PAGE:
Women in the Workplace 2023
Source – McKinsey & Company, LeanIn.Org
McKinsey & Company in partnership with LeanIn.Org, have launched a report ‘Women in Workplace 2023‘. This is the most extensive study to date focusing on women in corporate America and Canada. With data collected from 276 participating organizations employing over ten million individuals, the report delves into the experiences of more than 27,000 employees and 270 senior HR leaders, shedding light on their policies and practices. Significantly, this report adopts an intersectional approach to examine the distinct challenges and obstacles faced by Asian, Black, Latina, and LGBTQ+ women, as well as women with disabilities within the workforce.
This research shows notable progress in achieving higher representation of women in top executive positions, reaching an all-time high in the C-suite. Nonetheless, there’s still a significant lack of advancement in the mid-level career stages, and the ongoing underrepresentation of women of color makes true gender parity a distant goal.
The survey challenges four common myths about women’s workplace experiences and career progress. While some of these myths have been discussed before, the lack of substantial progress makes it necessary to reiterate them. These myths encompass women’s career aspirations, the primary hindrance to their advancement to senior leadership, the impact and prevalence of workplace microaggressions, and women’s interest in flexible work arrangements.
State of the Pipeline
Women, particularly women of color, still grapple with underrepresentation throughout corporate hierarchies. While there’s progress in women’s presence in senior leadership, notably in the C-suite (increasing from 17% to 28% since 2015), these gains are precarious. The manager and director levels experience slower advancement, affecting most women in corporate America. Alarmingly, women at the director level are departing at a higher rate than in previous years and more than men at that level, reducing the pool of women eligible for top positions.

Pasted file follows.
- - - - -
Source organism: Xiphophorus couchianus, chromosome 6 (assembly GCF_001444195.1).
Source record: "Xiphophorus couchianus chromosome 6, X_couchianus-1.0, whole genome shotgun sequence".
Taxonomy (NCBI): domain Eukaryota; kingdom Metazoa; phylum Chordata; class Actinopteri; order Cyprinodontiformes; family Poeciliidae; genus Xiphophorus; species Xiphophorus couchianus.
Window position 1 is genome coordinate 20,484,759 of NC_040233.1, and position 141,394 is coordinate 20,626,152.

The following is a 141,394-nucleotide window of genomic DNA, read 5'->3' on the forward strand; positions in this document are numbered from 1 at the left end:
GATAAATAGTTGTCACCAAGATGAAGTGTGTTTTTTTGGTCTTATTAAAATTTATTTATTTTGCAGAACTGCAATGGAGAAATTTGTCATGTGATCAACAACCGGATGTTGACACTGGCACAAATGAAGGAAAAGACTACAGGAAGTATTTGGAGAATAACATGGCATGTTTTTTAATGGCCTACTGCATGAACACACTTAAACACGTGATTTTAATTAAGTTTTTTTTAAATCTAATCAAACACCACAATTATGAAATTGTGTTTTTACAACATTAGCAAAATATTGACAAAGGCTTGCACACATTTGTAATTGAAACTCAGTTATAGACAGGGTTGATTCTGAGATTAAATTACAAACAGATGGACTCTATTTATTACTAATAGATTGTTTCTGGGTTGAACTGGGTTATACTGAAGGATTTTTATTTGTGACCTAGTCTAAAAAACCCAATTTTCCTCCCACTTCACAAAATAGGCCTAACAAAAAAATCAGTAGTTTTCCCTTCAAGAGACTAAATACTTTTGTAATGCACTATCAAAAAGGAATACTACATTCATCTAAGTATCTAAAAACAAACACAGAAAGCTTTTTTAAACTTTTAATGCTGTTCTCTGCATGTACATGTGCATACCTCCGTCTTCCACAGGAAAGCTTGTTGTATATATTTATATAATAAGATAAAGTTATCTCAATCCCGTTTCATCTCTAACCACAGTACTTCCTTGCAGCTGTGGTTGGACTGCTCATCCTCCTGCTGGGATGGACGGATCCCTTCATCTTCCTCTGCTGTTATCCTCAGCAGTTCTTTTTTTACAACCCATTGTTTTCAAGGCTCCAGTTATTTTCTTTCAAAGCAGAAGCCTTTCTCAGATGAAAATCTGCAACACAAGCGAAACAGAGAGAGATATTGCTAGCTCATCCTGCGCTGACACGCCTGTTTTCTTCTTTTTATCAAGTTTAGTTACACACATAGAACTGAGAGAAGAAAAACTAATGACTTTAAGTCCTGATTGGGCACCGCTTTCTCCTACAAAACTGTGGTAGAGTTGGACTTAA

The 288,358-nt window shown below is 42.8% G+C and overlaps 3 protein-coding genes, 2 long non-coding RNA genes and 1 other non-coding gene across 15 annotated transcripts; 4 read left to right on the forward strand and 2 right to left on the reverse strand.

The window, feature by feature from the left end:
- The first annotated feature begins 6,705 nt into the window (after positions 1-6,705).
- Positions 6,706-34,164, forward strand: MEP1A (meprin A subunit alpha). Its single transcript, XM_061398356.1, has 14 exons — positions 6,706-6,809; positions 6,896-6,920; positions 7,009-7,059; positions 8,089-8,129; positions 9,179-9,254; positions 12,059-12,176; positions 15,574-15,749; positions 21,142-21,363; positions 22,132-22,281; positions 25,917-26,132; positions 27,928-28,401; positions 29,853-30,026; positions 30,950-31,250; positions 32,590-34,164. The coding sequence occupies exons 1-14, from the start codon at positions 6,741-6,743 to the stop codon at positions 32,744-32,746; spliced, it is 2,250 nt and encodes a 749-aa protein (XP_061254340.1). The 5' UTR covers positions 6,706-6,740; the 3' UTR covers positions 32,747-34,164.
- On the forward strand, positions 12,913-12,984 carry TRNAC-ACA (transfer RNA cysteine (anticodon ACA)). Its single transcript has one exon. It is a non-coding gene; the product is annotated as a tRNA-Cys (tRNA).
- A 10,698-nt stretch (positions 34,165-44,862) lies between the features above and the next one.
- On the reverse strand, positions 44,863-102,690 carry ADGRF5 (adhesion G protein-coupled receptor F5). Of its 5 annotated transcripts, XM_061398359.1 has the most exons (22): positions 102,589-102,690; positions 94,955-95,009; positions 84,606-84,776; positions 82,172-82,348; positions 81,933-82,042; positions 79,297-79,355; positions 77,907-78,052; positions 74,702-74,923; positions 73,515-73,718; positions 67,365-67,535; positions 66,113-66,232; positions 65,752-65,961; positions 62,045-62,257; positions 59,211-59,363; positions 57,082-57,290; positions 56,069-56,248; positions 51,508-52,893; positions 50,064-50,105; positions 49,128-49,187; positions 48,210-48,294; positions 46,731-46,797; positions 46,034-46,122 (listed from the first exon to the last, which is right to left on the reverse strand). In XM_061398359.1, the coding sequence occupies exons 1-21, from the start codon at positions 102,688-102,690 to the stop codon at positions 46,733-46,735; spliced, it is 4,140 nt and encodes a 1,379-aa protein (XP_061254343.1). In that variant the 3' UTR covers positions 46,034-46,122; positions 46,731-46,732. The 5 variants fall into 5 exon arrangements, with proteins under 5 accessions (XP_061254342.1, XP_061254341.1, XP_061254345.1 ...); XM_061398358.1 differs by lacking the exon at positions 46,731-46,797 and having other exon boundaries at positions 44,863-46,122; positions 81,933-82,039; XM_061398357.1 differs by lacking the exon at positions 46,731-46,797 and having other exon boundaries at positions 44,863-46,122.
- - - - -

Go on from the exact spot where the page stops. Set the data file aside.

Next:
- Approximately one in four C-suite leaders is a woman, while women of color comprise just one in sixteen.
- The most significant decline in representation, occurring from the entry-level to the C-suite, is experienced by women of color. Their representation diminishes by two-thirds as they progress through the career pipeline.
The Myths and the Reality
Myths – Women are Becoming less Ambitious.
Reality – Women are more ambitious than before the pandemic – and flexibility is fueling that ambition.
Despite recent reports suggesting waning ambition among women, our data paints a different picture. Women’s commitment to their careers and desire for advancement matches that of men at every career stage, including those working remotely. Notably, 90% of women under 30 aspire to the next career level, with 75% aiming for senior leadership roles. Women of color are even more ambitious, with 96% valuing their careers and 88% seeking promotion to the next level.
Myth: The biggest barrier to women’s advancement is the ‘glass ceiling’
Reality: The ‘broken rung’ is the greatest obstacle women face on the path to senior leadership
Women have encountered the most significant hurdle at the initial step to manager positions, with just 87 women promoted for every 100 men transitioning from entry-level. This problem is even more pronounced for women of color, with only 73 women of color promoted to manager for every 100 men this year, down from 82 the previous year. This “broken rung” leaves fewer women available for director positions, and progress remains challenging for early-career Black women, with only 54 Black women promoted for every 100 men from entry level to manager positions this year.
Myth: Microaggressions have a ‘micro’ impact